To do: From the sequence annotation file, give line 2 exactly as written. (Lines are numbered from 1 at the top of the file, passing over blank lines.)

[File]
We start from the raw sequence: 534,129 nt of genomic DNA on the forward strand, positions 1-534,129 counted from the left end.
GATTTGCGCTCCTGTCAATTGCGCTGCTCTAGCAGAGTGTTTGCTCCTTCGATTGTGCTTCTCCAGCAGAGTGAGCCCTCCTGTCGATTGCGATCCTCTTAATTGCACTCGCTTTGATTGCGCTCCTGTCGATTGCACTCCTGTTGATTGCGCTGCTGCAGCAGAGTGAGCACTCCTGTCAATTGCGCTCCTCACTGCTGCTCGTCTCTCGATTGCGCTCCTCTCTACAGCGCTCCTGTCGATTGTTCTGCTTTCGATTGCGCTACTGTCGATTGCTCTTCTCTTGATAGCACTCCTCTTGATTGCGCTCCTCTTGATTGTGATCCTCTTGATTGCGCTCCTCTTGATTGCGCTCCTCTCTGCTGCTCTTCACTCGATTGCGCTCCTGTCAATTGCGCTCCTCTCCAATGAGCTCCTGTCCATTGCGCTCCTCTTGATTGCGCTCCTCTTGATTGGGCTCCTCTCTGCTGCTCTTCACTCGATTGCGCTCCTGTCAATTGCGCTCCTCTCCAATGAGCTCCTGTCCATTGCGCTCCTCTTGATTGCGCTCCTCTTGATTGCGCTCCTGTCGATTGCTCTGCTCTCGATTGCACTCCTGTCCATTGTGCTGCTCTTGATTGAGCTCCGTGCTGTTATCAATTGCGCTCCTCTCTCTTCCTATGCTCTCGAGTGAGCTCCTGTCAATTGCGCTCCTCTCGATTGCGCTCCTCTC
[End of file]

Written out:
GATTTGCGCTCCTGTCAATTGCGCTGCTCTAGCAGAGTGTTTGCTCCTTCGATTGTGCTTCTCCAGCAGAGTGAGCCCTCCTGTCGATTGCGATCCTCTTAATTGCACTCGCTTTGATTGCGCTCCTGTCGATTGCACTCCTGTTGATTGCGCTGCTGCAGCAGAGTGAGCACTCCTGTCAATTGCGCTCCTCACTGCTGCTCGTCTCTCGATTGCGCTCCTCTCTACAGCGCTCCTGTCGATTGTTCTGCTTTCGATTGCGCTACTGTCGATTGCTCTTCTCTTGATAGCACTCCTCTTGATTGCGCTCCTCTTGATTGTGATCCTCTTGATTGCGCTCCTCTTGATTGCGCTCCTCTCTGCTGCTCTTCACTCGATTGCGCTCCTGTCAATTGCGCTCCTCTCCAATGAGCTCCTGTCCATTGCGCTCCTCTTGATTGCGCTCCTCTTGATTGGGCTCCTCTCTGCTGCTCTTCACTCGATTGCGCTCCTGTCAATTGCGCTCCTCTCCAATGAGCTCCTGTCCATTGCGCTCCTCTTGATTGCGCTCCTCTTGATTGCGCTCCTGTCGATTGCTCTGCTCTCGATTGCACTCCTGTCCATTGTGCTGCTCTTGATTGAGCTCCGTGCTGTTATCAATTGCGCTCCTCTCTCTTCCTATGCTCTCGAGTGAGCTCCTGTCAATTGCGCTCCTCTCGATTGCGCTCCTCTC